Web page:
[12] Quebec Indian Department records do not refer to the Canadian officers by a rank, but rather by the designation, “Monsieur.” Nor did they receive formal commissions from the governor. Paul Stevens theorizes that this was not an oversight, but a deliberate decision, as during this time period, Roman Catholics were not allowed to hold commissions in the British Service. However, these appointees were regarded as officers and received “a respectable five shillings a day.” Paul L. Stevens, “His Majesty’s ‘Savage’ Allies: British Policy and the Northern Indians During the Revolutionary War – The Carleton Years, 1774-1778,” a doctoral dissertation for the Department of History, State University of New York at Buffalo. XIII, 826; A 1778 return of the Quebec Indian Department listed several of the Canadiens as “Canadian Officers Messieurs, Interpreters Messieurs, Commissarys Messieurs.” Ontario Archives (hereafter OA), HP, AddMss21770, 134. Similar designations appear in Haldimand’s General Orders of 1783. OA, HP, AddMss21744, f.41.

[13] For Baker, see (accessed January 7, 2017).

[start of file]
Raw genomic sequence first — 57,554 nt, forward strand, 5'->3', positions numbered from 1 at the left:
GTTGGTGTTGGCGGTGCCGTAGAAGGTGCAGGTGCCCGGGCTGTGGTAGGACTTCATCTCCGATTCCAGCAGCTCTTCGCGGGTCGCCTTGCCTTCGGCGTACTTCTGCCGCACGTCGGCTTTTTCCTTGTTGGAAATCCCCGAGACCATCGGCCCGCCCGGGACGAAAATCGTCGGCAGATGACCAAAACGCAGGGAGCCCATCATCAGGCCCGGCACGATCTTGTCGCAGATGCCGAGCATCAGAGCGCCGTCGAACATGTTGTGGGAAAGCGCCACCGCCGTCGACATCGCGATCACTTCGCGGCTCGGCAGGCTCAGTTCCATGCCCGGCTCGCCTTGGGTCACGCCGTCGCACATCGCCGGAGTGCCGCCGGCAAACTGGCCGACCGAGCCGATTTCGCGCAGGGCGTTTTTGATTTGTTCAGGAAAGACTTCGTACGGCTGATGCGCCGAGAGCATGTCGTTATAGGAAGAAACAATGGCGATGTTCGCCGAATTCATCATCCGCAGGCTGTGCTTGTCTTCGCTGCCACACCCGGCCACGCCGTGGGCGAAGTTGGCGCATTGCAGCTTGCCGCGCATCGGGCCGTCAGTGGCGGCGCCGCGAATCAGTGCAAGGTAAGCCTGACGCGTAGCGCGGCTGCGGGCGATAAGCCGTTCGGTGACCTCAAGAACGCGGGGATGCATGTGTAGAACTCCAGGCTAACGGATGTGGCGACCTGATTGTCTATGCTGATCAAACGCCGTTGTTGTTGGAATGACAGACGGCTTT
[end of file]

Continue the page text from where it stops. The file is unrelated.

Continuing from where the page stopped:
[14] Lorimier, At War with the Americans, 27-61; Watt, Poisoned, 52, 66, 72, 73, 77, 86, 95, 99, 127-30, 141-51, 153, 154, 162-65, 173, 184.

[15] Robert P. Davis, Where a Man Can Go – Major General William Phillips, British Royal Artillery, 1731-1781 (Westport, CT: Greenwood Press, 1999), 48-49.

[16] Samuel Mackay to Allan Maclean, Montreal, July 20, 1778, McCord Museum, McGill University, Montreal.

[17] Lorimier, At War with the Americans, 61; MacLine is possibly Lt. Col. Allan Maclean of the Royal Highland Emigrants.

[18] Mackay to Carleton, March 31, 1777. transcribed in A History of the Organization, Development and Services of the Military and Naval Forces of Canada, etc…, with Illustrative Documents, Historical Section of the General Staff (3 vols, Ottawa: n.p., n.d.), 2:207-08.

[19] Lorimier, At War with the Americans, 61; Stevens’ exhaustive research suggests that St. Amande is St. Amande Soumande, one of many variant names for Jean Soumande Delorme. Stevens, Allies, endnote 11, XV, 2178. By process of elimination, this may well be the case; a Soumande de L’Orme was recommended to General Phillips as a lieutenant in his company of Canadians. “List of Persons Recommd for Commissions – in the Canadian Corps, n.d.” LAC, HP, MG21, WO28/10, Pt.1.